I have not blogged about happenings in Iraq for many weeks. There is no good solution to the mess we’ve made, but the best remaining option is to leave Iraq as soon as possible. I am glad that Senator Reid has finally told the American people that the war is lost (technically he said he believes that the SecDef and SecState know the war is lost). Of course that does beg the question, what war are we even fighting in Iraq? I no longer know…

The “facts on the ground” are so unimaginably awful that I simply can’t get my head around how we would feel if similar mayhem, chaos and death existed on our streets. At the same time that Our Dear Leader is telling us that we need to be patient because we are beginning to make progress, about 2800 Iraqis are dying each month. That is roughly the number of Americans that died on 9/11 (over 5 years later we still have not gotten over this) despite the fact that the US has a population 12 times greater than Iraq. So on a proportional basis, Iraq is experiencing a 9/11 scale attack every 2.5 days. Any surprise that most Iraqis want us to leave?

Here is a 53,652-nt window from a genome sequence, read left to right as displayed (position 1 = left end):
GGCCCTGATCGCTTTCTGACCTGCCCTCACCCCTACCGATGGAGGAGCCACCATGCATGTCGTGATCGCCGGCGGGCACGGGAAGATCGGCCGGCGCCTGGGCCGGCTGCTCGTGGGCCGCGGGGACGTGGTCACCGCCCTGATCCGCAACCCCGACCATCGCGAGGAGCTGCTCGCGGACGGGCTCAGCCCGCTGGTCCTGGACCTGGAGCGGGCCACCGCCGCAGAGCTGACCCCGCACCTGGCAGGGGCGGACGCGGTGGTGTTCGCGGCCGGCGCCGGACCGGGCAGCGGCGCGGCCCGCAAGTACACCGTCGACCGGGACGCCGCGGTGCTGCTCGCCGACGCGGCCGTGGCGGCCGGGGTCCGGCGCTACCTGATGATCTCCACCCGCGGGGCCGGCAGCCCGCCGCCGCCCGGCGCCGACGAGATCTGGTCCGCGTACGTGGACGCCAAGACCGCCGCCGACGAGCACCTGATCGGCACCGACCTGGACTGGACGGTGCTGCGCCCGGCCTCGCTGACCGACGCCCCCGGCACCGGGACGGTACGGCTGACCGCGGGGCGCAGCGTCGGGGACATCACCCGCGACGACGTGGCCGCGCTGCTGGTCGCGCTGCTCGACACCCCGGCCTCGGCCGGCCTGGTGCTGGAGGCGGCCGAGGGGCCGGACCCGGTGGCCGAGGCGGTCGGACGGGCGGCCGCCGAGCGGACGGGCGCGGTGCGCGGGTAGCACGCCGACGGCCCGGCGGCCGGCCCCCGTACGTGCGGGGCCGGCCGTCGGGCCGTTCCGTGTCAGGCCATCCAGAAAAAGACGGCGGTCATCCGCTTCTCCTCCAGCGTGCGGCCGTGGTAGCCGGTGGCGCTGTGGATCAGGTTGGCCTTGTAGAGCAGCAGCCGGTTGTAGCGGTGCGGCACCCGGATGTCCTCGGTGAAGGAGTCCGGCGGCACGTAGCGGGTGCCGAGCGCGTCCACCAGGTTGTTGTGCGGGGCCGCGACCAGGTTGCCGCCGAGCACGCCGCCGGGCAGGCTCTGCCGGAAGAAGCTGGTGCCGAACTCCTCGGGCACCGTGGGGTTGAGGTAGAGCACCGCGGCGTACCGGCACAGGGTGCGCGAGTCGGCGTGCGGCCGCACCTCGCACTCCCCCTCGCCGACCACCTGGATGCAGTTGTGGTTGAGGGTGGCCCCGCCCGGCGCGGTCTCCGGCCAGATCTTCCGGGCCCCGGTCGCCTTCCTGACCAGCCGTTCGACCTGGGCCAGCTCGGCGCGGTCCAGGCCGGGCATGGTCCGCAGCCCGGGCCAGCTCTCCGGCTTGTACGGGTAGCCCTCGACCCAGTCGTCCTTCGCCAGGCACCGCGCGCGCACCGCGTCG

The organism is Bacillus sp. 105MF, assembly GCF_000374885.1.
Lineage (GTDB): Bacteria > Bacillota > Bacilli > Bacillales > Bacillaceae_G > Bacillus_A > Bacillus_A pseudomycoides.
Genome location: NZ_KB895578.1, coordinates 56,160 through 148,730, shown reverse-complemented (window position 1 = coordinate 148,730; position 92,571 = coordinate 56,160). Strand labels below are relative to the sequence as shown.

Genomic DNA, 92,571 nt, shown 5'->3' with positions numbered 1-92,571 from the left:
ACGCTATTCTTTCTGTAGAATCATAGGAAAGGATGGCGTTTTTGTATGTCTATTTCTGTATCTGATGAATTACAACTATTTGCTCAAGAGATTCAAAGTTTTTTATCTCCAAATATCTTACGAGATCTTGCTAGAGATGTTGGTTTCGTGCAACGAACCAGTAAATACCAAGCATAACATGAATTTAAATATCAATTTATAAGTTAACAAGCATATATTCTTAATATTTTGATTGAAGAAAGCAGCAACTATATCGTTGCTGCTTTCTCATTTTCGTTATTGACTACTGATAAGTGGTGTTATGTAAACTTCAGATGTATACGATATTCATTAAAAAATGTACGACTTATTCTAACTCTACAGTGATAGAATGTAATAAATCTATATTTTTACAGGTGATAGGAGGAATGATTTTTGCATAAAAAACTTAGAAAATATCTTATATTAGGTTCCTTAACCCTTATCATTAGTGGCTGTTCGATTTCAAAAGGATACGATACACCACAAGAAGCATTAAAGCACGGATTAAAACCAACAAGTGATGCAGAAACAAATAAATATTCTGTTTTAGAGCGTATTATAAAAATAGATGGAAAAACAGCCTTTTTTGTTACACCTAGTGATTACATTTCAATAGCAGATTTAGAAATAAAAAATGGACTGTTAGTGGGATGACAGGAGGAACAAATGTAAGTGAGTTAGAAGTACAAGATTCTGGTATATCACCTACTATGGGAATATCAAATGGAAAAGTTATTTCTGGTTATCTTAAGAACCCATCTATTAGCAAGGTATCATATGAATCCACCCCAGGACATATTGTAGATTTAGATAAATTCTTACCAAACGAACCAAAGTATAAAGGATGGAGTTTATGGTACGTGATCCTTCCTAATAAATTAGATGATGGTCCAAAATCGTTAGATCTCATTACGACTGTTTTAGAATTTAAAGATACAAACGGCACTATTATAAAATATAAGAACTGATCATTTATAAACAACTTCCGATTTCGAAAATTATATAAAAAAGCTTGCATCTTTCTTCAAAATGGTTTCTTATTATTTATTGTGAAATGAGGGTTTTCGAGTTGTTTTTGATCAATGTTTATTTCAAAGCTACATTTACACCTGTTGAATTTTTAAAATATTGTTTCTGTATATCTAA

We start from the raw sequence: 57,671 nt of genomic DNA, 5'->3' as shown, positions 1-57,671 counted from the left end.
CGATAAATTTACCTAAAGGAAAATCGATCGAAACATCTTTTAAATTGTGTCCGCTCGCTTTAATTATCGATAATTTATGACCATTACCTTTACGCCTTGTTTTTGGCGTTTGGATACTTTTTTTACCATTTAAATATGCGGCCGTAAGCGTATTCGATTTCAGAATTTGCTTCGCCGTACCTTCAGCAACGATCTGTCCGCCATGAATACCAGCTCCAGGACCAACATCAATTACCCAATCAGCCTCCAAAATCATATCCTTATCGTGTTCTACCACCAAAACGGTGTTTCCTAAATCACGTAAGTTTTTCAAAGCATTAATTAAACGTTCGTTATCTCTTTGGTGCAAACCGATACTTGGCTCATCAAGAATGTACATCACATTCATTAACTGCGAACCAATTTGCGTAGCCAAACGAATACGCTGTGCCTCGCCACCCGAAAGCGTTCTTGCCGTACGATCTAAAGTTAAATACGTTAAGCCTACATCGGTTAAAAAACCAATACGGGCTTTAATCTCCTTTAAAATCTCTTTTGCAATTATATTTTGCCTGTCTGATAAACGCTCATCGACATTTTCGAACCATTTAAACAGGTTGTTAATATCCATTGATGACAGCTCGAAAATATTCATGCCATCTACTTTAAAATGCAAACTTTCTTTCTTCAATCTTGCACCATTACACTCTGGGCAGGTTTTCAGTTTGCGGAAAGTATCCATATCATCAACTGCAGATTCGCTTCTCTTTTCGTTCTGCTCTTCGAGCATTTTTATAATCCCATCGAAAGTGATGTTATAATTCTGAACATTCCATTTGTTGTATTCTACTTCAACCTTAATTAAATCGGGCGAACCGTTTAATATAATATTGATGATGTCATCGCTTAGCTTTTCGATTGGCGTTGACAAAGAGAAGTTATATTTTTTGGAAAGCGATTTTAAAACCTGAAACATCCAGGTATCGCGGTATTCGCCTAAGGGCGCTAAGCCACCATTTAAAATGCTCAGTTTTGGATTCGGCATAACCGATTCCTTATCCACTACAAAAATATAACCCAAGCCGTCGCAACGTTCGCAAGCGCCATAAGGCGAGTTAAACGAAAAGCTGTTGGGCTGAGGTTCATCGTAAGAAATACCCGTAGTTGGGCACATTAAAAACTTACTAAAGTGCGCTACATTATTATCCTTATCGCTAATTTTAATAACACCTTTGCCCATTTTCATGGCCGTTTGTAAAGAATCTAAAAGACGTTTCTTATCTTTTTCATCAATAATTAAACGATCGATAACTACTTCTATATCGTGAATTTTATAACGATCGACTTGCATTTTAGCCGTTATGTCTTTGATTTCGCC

I saw a speculative news article suggesting that the Maliki government in Baghdad was not providing civilian body counts to the UN. The story reminded me that it had been months since I visited, so I looked in and found their count at about 65,000. The actual number of civilians dead as a result of our decision to invade Iraq is undoubtedly several times this “headline” figure (i.e. literally a tally of deaths reported in newspaper headlines). Iraqbodycount now offers a 2 page weekly round-up of the dead which includes a day by day tally and gives a little more insight into where and who it is that died.

For the week ending April 22, 2007 they record over 700 Iraqi civilian deaths. How we would react if 8,400 US civilians died in violent attacks last week? Can you imagine 260 Virginia Tech shootings in one week? I can’t.

Monday, April 23, 2007

A glimmer of hope or a mirage?

I was reading Barrons last night and ran across a hopeful side-note in an article about a mining equipment company's fortunes.